in Flannery O'Connor [What Americans
want is Christ without consequences.]
O'Connor dead at 39 as was MLK.
The three of us met at the Idle Hour
(let that one ring in your ears),
and talked about men and meaning.

We are at best, rusty tools in the hands of the master,
our friend says. He thanks us for visiting him.
That was Jesus riding with you to visit me
in my darkness. Bringing him forward.
Recalling my visit from a decade ago, he says,
You asked me then where it says that in the Bible.
It's Matthew 5:16: Let your light so shine before men
that they may see your good works and glorify your Father...

From here he walks us to freedom.
John 14: 6.
No one comes to the Father except through me.
Warning or promise? Has it ever been
anything but a bomb? Hell and fury
the likes of which we've never seen.
Did he know this is why we came?

This is the gracious promise he says.

"No  human being will ever find her self,
no human being will ever find himself, alone,
in the presence of God. I'll be there at their side.
That's right. That's what Jesus said."

VII. On the 26th of March, this year,
I began keeping this notebook.
(I'm transcribing from it now, from last night.)
These notebooks. Three of them now,
beginning two months into the Trump Presidency.
Not a detailed notebook of Trump,
but a notebook, a commonplace book,
during his time. They do not make it
a notebook of Trump. This the third,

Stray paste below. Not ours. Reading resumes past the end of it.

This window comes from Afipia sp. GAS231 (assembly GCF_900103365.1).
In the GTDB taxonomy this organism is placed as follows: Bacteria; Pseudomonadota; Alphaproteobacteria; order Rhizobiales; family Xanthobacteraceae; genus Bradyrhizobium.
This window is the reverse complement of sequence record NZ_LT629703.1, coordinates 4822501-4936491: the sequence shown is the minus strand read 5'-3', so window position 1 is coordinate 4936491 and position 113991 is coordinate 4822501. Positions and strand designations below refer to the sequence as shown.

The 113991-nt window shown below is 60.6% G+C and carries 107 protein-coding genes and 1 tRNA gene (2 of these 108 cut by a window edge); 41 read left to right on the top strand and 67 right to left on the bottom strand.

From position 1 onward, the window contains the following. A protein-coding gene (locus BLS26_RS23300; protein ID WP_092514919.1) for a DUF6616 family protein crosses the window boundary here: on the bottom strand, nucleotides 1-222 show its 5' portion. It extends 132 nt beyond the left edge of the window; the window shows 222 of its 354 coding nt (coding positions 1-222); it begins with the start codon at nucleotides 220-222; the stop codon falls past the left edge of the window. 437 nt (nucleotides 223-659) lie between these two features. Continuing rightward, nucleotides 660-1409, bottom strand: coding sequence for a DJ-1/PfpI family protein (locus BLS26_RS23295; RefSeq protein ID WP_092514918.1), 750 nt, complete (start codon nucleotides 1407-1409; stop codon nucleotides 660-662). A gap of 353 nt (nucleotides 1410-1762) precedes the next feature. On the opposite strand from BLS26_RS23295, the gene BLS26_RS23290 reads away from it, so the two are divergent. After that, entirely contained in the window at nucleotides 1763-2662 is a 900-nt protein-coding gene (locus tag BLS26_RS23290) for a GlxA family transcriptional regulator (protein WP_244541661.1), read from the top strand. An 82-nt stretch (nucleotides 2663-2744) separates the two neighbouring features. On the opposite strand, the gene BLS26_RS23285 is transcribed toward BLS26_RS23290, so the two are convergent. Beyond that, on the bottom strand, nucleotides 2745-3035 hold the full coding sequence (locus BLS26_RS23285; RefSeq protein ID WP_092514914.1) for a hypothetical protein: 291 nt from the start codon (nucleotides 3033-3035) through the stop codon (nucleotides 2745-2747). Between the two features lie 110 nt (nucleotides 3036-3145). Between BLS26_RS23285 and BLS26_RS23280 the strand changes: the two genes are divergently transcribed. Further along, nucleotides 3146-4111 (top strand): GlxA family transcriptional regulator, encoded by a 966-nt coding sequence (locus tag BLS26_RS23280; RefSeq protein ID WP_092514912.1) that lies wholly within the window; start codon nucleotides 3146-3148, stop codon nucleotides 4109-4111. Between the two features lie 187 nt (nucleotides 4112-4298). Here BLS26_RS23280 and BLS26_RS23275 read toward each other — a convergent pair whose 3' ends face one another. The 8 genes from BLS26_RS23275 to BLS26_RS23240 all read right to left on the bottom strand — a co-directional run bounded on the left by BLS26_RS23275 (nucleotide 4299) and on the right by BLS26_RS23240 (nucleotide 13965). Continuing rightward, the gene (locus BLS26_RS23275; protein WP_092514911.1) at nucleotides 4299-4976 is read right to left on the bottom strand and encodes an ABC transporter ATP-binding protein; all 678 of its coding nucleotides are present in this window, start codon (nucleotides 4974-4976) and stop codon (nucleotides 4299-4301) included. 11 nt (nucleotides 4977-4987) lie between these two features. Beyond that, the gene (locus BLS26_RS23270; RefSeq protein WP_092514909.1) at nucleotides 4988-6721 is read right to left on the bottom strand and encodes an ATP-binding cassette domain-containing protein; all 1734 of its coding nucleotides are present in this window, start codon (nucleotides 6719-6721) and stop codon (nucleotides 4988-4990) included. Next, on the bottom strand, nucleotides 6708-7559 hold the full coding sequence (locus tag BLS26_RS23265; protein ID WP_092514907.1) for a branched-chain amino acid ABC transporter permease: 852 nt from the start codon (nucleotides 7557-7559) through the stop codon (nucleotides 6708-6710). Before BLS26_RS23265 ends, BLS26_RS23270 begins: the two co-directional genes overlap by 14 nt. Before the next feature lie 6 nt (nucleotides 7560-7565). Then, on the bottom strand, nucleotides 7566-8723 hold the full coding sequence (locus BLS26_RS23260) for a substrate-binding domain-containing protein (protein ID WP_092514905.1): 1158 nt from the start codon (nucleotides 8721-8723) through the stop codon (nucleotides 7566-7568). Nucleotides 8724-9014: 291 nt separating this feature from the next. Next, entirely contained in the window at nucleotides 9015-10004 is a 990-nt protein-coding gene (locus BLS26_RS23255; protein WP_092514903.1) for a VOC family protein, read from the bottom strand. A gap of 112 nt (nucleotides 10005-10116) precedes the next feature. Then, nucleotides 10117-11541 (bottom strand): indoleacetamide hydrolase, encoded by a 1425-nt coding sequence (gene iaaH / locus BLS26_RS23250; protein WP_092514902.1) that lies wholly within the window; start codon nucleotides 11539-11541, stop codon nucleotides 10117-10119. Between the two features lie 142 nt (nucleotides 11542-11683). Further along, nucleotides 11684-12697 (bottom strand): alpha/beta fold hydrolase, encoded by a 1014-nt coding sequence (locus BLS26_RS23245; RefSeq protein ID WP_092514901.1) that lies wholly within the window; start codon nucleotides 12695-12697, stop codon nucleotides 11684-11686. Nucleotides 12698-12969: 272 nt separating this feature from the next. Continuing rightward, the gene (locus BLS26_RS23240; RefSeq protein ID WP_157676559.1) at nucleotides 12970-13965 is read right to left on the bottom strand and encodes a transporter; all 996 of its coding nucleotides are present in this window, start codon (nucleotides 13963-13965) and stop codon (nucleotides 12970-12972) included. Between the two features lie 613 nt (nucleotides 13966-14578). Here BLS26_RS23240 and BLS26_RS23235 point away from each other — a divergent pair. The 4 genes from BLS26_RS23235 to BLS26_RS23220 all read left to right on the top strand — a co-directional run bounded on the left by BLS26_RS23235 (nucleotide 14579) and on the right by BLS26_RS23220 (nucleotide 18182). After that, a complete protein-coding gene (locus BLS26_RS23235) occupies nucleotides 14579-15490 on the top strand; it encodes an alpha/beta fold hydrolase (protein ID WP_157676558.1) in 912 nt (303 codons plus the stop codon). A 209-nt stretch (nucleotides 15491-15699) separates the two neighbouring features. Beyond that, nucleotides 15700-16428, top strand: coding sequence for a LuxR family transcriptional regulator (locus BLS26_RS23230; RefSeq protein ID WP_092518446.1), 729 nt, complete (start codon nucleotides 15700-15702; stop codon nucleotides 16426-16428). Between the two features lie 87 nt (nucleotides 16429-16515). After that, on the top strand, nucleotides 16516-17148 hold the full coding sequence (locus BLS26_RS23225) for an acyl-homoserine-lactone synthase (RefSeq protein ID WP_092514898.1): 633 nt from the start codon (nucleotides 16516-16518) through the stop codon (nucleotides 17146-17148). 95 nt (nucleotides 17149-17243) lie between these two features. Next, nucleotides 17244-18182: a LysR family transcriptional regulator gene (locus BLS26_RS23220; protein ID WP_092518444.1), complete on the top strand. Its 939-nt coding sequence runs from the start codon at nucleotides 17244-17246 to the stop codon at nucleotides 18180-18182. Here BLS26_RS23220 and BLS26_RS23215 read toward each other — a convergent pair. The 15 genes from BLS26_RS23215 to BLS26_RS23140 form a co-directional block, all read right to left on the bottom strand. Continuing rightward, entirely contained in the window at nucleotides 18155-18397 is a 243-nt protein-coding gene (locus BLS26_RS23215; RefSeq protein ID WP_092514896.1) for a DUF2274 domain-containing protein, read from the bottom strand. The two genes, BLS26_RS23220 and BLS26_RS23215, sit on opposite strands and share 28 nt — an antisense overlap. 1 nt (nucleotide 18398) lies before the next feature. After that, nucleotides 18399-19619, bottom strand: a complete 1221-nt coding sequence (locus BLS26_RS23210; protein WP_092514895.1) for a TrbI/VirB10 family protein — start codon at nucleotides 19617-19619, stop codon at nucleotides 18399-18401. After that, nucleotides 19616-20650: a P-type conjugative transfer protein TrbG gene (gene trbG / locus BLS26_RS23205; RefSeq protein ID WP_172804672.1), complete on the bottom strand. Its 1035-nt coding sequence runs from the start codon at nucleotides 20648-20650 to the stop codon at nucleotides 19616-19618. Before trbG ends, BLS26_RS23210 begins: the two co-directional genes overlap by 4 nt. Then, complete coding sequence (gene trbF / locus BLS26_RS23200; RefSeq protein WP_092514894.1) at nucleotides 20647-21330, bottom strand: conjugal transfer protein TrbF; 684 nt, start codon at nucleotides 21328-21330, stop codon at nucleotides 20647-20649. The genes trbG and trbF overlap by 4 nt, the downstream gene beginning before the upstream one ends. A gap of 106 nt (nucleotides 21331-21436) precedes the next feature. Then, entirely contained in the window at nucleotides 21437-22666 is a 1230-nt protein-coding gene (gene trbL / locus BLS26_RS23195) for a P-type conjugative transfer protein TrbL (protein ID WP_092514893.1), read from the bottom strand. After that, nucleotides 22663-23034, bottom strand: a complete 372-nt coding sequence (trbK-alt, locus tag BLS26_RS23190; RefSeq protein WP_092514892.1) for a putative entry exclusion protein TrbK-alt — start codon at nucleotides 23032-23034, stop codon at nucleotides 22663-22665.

as I've mentioned. Should I continue,
I asked myself on finishing the first two.
Haven't I made my point? Checking
on this date tonight, 26 March 2017.
I come out to the Rattler Room
where I write to check on this fact.
I'm surprised to discover
this was only two months
into his Presidency.
I thought I began it much later
into his term. It all seems so long ago.
Only five months here.

VIII. I return to you both here, in closing,
sending our love. Greet your parents.
This a day of preparation for us, a day of leaving.
Steve was here early for tea. Francisco called,
drove his bike up. He leaves Saturday for the UW.
He pledged Delta Upsilon, clear and open.
Making men of character. Jazmin
is in El Salvador visiting her Dad.
She'll be back in time to start school with Francisco.
Karen and I leave in the mothership tomorrow.
Wish you were here to bless it with sage.
Art quilt collage workshop at Emandal Farm
north of San Francisco. I'm off grid that week
with Thoreau's journals. Then the city.
We found a beach that runs buses into the museums.

Love you guys so much. Jim
2-7 September 2017

Blessed are the dreamers

Blessed are the dreamers, Rev. Kerry Kesey says, in Yakima, the day that DACA died. Blessed are the dreamers, 5 September 2017, for they shall be citizens of the world.

Harvesting Water

Box Canyon to Longmire, Wonderland Trail on Mt. Rainier. Two brothers on the wonder trail. After record snowfalls, after losses, water washing. 13-mile leg of trail. August, 2017


Shutter speed priority
on the stone
deciding to stay, falling,
not falling,
the water. Finishing
something in each of us

as we change into boots
in a parking lot
before heading into
into wonder space.

After five hours
of elevation gain,
the trail levels off
at Reflection Lakes.

Fields of wild flowers,
Queen Anne's Lace, Daisy,
Blue Bells, and Paint Brush,